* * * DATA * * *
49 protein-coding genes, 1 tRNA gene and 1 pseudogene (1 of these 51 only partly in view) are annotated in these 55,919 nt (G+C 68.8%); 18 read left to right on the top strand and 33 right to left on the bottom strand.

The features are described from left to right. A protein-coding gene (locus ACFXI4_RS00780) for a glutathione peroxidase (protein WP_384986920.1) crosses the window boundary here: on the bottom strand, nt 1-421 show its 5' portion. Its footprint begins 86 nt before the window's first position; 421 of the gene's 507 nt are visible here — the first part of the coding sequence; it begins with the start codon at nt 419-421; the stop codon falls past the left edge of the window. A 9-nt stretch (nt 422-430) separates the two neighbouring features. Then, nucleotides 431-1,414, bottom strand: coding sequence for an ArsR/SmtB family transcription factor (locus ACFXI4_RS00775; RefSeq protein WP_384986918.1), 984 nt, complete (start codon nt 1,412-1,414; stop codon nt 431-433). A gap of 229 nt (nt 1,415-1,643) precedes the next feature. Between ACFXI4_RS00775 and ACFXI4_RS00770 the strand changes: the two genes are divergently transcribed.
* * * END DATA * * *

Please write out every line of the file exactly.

49 protein-coding genes, 1 tRNA gene and 1 pseudogene (1 of these 51 only partly in view) are annotated in these 55,919 nt (G+C 68.8%); 18 read left to right on the top strand and 33 right to left on the bottom strand.

The features are described from left to right. A protein-coding gene (locus ACFXI4_RS00780) for a glutathione peroxidase (protein WP_384986920.1) crosses the window boundary here: on the bottom strand, nt 1-421 show its 5' portion. Its footprint begins 86 nt before the window's first position; 421 of the gene's 507 nt are visible here — the first part of the coding sequence; it begins with the start codon at nt 419-421; the stop codon falls past the left edge of the window. A 9-nt stretch (nt 422-430) separates the two neighbouring features. Then, nucleotides 431-1,414, bottom strand: coding sequence for an ArsR/SmtB family transcription factor (locus ACFXI4_RS00775; RefSeq protein WP_384986918.1), 984 nt, complete (start codon nt 1,412-1,414; stop codon nt 431-433). A gap of 229 nt (nt 1,415-1,643) precedes the next feature. Between ACFXI4_RS00775 and ACFXI4_RS00770 the strand changes: the two genes are divergently transcribed.